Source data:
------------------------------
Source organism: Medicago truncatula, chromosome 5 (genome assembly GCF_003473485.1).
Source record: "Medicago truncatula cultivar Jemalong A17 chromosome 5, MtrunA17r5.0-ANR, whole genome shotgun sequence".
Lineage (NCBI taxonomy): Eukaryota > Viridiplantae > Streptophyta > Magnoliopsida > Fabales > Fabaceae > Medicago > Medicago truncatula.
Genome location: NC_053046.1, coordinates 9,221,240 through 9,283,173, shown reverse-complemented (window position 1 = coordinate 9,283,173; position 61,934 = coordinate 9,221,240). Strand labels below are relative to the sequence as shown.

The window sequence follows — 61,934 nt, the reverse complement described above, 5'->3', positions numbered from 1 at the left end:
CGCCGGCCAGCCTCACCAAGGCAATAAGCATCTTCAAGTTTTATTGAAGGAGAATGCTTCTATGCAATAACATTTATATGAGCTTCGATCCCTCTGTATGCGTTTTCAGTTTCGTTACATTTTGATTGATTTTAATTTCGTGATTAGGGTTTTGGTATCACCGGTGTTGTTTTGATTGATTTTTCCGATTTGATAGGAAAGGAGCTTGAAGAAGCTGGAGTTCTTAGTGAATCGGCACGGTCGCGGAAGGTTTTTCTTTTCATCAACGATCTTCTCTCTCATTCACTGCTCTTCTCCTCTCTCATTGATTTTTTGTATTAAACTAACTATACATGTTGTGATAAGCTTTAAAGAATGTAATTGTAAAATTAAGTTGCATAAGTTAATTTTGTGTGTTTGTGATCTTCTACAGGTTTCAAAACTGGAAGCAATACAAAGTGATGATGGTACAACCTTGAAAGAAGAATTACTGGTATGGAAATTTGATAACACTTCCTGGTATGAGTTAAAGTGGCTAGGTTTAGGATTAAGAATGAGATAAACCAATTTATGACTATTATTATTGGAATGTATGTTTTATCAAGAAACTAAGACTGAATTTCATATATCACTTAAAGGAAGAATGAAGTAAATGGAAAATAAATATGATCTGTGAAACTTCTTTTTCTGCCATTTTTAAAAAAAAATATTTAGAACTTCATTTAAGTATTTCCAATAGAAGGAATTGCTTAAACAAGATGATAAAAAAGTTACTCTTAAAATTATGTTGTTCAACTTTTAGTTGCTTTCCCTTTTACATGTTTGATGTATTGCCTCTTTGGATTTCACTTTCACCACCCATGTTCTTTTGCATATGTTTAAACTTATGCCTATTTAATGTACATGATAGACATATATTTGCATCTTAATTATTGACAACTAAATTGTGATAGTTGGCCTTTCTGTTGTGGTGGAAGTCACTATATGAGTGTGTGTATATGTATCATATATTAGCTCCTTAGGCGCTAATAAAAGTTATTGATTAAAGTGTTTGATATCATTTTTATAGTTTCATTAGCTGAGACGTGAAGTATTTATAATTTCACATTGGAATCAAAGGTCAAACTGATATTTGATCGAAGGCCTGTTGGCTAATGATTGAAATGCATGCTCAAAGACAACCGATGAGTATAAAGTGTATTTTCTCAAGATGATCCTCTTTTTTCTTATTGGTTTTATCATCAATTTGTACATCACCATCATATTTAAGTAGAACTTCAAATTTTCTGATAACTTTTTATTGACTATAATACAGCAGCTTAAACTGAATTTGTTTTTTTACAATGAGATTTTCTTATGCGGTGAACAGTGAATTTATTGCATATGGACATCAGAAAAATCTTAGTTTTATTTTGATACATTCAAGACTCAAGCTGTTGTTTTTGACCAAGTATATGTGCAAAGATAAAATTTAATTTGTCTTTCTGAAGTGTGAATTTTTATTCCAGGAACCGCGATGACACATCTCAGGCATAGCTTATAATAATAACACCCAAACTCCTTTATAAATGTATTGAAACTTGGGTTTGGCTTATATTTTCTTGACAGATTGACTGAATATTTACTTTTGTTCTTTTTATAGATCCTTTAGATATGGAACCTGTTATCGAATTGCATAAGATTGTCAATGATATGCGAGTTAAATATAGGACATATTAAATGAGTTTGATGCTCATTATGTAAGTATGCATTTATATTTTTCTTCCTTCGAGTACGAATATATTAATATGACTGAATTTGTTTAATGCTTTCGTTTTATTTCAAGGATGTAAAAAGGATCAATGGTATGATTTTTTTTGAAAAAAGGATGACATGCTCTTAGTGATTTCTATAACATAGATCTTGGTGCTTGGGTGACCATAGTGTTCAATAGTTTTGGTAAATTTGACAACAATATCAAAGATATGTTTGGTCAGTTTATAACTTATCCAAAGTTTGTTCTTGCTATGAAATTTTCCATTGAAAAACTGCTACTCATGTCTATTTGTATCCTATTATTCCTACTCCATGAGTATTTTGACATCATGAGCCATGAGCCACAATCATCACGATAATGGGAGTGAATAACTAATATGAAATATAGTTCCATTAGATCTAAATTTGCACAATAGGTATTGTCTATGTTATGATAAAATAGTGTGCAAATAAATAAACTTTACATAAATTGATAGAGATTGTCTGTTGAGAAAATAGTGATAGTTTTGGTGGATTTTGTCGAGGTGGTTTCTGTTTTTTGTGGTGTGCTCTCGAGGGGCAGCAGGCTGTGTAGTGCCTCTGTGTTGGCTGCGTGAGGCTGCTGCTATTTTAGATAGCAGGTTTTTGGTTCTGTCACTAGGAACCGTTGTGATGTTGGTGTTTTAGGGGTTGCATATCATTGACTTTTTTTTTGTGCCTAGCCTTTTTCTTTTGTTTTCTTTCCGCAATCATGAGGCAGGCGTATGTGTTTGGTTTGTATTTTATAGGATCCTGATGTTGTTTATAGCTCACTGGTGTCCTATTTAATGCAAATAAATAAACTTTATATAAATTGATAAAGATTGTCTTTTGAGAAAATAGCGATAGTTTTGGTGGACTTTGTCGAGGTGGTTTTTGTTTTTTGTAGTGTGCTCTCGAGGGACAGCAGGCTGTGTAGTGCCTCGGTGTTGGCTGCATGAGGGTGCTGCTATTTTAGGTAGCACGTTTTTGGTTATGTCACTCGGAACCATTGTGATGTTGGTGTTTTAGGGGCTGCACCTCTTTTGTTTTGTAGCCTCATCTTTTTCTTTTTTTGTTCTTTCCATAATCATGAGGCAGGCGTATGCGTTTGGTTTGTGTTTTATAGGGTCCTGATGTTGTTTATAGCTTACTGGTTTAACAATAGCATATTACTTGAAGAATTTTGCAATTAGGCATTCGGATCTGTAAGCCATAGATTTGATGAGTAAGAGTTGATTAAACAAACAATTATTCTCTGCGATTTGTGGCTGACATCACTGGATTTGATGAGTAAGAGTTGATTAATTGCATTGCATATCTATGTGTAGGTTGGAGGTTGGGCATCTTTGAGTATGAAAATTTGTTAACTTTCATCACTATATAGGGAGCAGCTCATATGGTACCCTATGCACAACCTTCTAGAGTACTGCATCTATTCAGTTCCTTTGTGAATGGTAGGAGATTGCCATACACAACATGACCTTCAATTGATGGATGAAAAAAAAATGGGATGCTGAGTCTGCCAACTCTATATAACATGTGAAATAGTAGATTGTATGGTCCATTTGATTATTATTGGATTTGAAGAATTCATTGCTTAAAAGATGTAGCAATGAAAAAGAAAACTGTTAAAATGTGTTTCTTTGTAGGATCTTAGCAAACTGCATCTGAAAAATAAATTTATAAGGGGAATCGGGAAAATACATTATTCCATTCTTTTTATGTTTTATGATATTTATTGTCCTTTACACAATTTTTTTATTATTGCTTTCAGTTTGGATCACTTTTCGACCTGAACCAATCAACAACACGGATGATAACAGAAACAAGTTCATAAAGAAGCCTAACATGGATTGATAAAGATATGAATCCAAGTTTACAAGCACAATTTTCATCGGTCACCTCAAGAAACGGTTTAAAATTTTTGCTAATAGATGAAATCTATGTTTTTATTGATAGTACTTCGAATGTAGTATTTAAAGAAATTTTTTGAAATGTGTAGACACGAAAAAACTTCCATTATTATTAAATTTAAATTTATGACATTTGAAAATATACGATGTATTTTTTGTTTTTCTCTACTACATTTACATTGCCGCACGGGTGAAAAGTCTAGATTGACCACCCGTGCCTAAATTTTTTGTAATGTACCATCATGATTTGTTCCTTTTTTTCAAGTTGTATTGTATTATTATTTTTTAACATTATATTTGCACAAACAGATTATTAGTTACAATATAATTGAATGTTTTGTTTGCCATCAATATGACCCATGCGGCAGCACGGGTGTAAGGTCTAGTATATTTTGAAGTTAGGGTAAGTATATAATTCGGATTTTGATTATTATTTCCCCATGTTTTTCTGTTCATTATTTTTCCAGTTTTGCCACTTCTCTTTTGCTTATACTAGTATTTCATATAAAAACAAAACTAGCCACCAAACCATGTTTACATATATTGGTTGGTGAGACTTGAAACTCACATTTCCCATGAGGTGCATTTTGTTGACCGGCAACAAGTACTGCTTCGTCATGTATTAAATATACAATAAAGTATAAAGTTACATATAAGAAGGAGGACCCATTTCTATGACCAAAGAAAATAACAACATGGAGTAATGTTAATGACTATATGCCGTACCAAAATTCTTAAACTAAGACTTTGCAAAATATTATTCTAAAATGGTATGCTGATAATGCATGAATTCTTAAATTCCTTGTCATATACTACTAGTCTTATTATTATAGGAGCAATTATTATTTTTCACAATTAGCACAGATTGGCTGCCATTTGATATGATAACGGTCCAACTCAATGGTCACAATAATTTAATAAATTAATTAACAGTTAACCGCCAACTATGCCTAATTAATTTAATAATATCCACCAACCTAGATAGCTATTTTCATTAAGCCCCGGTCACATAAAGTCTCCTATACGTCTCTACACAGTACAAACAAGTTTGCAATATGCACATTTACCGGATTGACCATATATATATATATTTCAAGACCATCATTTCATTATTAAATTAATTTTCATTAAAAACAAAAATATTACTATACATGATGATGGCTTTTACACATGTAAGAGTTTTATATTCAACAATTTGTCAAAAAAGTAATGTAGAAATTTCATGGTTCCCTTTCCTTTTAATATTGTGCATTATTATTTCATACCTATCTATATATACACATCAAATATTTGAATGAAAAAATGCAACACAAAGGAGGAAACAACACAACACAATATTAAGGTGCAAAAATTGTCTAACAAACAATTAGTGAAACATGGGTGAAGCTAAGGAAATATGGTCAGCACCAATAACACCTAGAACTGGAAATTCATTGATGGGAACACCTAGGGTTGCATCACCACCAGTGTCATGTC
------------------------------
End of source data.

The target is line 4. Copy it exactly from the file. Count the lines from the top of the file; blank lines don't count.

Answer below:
Genome location: NC_053046.1, coordinates 9,221,240 through 9,283,173, shown reverse-complemented (window position 1 = coordinate 9,283,173; position 61,934 = coordinate 9,221,240). Strand labels below are relative to the sequence as shown.